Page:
Currently, I’m a Technical Lead at Cisco , focusing on front-end performance.
As an engineer, I solve problems: The context, the origin, or the nature of the problems are orthogonal to the approaches I take in solving them.
I believe in the beauty of simplicity ( both in code and also in design).
I am a performance enthusiast.
My passion is to create fast, responsive, intuitive interfaces, tools, and applications that millions love and use.
It’s curiosity that matters. Or, asking the right questions, forming ideas, refining those ideas based on measurements and evidence.
The solution is just a side effect of curiosity.
So far, I’ve created mobile and web front-ends; built desktop and mobile apps; played with SQL/NoSQL/GraphQL data stores; automated the deployment of microservices, played with serverless applications, used real-time databases, streams, websockets, protocol buffers, lambda functions and message queues, crafted solutions to improve scalability and performance of both front end, and also back-end systems…
Some call this being a “ full stack developer”, or a “ unicorn developer”.
I love unicorns: Yet, don’t call myself as such.
Nowadays I’m more into creating tutorials and screencasts .
Why not books, but videos instead?—Because, I feel like times have changed, and we’ve started to prefer to consume audiovisual content to reading books.
I find this trend towards preferring audiovisual content to books sad. Yet, we can only embrace it, as it’s a side effect of our progressive evolution. Maybe books will become more visual, and more interactive in the near future; who knows.
When I talk, I love to talk about…
- Performance Engineering;
- Widgets, APIs, Microservices;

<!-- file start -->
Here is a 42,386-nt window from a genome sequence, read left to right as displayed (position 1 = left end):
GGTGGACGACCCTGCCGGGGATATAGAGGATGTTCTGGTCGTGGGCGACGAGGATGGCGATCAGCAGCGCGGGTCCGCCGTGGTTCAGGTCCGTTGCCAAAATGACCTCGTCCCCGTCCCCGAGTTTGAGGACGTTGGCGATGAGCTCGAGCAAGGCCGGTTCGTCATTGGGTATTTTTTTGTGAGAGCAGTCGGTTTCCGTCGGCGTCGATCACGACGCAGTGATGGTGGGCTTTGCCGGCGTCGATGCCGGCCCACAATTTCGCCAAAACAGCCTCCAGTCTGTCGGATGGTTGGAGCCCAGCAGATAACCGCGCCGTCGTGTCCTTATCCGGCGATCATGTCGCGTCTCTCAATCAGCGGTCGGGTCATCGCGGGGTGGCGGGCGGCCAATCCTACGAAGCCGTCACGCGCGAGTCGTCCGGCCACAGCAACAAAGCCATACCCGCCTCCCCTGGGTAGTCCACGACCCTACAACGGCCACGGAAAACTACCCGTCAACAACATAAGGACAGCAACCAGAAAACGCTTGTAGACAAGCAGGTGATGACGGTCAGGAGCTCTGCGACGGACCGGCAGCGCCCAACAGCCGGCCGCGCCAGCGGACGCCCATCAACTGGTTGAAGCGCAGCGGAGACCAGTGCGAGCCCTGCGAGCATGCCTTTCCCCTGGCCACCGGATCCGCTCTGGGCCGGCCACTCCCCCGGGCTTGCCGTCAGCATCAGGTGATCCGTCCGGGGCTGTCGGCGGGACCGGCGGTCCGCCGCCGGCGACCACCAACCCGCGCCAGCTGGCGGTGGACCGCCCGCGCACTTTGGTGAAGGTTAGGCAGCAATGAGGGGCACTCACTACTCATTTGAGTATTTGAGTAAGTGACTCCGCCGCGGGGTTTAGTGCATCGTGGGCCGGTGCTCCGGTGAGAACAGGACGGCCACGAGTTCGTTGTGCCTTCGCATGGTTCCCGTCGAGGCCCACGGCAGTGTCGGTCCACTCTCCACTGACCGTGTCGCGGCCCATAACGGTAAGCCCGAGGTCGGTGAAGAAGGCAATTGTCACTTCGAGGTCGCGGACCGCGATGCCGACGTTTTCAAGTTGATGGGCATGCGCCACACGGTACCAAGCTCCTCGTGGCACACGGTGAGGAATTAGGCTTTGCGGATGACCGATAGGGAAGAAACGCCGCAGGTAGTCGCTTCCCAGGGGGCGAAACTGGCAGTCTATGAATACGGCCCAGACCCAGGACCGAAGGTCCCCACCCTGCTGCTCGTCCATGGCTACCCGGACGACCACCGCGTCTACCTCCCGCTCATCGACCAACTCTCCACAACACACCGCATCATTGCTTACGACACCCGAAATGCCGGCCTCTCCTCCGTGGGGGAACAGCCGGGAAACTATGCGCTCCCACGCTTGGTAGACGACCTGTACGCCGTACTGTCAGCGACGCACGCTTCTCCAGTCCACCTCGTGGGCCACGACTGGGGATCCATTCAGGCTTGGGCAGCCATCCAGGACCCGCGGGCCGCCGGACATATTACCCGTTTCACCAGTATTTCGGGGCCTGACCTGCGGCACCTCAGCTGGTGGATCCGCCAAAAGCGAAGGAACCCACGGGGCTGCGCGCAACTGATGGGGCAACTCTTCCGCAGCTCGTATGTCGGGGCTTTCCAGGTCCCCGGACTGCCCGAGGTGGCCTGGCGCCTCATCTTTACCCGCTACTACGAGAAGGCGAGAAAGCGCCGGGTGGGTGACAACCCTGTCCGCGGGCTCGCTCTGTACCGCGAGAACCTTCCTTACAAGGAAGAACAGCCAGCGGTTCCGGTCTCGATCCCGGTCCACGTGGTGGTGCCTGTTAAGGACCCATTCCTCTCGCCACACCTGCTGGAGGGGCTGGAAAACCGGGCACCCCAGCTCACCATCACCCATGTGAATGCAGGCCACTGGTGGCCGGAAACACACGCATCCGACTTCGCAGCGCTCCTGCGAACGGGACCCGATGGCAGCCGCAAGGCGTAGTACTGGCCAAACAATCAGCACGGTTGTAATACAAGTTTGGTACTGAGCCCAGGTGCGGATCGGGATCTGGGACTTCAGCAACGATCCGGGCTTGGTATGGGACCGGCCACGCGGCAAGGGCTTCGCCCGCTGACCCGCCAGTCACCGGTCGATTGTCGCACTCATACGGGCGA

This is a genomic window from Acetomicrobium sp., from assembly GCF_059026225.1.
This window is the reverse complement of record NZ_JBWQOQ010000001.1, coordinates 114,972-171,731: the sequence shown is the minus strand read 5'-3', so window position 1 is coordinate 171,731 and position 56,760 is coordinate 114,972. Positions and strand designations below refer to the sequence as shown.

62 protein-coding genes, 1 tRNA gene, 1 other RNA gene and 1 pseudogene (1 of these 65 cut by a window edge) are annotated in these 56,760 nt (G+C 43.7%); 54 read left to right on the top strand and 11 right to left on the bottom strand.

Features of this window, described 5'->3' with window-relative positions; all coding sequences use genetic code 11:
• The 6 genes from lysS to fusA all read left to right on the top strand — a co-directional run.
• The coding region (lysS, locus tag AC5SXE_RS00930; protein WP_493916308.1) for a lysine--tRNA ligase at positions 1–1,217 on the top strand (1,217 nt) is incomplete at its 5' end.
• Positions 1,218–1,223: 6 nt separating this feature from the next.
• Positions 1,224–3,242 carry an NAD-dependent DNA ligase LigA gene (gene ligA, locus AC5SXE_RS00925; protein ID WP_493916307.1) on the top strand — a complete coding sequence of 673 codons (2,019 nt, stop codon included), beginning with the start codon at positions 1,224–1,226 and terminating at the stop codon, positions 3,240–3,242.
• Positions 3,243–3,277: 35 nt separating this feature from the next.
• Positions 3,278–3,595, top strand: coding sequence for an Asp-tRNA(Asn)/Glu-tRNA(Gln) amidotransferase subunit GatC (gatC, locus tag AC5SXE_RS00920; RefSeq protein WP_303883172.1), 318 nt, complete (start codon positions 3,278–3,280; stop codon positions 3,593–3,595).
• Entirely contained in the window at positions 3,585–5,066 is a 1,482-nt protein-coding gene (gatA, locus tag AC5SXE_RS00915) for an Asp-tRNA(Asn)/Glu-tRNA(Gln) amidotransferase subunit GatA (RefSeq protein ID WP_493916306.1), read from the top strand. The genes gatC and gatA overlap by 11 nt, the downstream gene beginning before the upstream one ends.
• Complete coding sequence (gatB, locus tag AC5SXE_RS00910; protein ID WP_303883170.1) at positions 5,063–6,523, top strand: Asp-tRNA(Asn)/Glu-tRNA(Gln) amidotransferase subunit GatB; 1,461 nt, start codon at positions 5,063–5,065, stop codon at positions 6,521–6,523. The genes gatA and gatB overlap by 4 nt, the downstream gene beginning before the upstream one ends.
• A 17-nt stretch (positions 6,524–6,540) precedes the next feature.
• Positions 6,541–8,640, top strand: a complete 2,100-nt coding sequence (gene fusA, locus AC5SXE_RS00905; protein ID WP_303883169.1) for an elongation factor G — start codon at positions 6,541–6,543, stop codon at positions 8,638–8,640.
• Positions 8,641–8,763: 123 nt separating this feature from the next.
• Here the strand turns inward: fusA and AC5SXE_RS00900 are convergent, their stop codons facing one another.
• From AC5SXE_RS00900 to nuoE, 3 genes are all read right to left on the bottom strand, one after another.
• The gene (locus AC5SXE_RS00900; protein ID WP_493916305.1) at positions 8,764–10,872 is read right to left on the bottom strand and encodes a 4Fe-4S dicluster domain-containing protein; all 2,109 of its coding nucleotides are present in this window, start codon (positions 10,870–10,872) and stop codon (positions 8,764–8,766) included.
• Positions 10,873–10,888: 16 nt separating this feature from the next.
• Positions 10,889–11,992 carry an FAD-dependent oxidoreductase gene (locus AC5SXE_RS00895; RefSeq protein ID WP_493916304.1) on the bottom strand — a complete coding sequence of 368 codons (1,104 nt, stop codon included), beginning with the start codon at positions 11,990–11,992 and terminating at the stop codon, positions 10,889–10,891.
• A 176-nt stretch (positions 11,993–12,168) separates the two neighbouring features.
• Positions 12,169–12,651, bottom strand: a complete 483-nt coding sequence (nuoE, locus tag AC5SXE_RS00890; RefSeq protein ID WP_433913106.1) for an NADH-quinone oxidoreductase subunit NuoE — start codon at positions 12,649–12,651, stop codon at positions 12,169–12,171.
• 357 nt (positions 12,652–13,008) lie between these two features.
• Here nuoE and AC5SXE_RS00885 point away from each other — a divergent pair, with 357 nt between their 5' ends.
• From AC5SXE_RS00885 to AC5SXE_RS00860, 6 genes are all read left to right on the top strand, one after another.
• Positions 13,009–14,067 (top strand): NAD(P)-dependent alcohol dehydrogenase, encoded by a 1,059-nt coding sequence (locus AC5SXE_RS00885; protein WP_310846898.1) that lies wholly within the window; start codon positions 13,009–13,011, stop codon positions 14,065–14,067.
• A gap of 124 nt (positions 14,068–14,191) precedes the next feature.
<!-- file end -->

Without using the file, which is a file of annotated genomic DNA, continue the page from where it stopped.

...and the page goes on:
- Here are some of the talks I’ve given so far:
- Scaling Your Node.JS API Like a Boss
- The Modern Hacker’s Guide to The Universe
- Mobile Application Performance Tips
Why? Because although creating screencasts take a lot of time, when you compare it to prepping for a tech talk, they are a breeze:
- It takes just a fraction of the time and energy that I spend on a conference prep.
- I can do it on my own schedule, so it is less stressful.
- I can revise and edit things even after I deliver them.
Though I miss the stage. Constantly.
The adrenaline rush of being on the stage, connecting with the community, exchanging ideas with other speakers, and getting feedback from the audience: That’s priceless!
Being a public speaker is the most awesome and the most terrifying experience that you’ll live simultaneously.
Everyone must do it at least once in their life.
I love to talk! And the first instant I find the extra time to add a tech talk prep to my agenda, I’ll rush back on the stage!
I may also become a developer advocate (which also is something that I’m seriously thinking about) then I can find much more time to be on the stage too, as it will be part of my job to be there—That actually fits really well with my character.
So we’ll see how it goes 😉.
Oh, by the way, I am a relentless side projector.
Most of my side projects are
and I maintain them either under my personal GitHub account,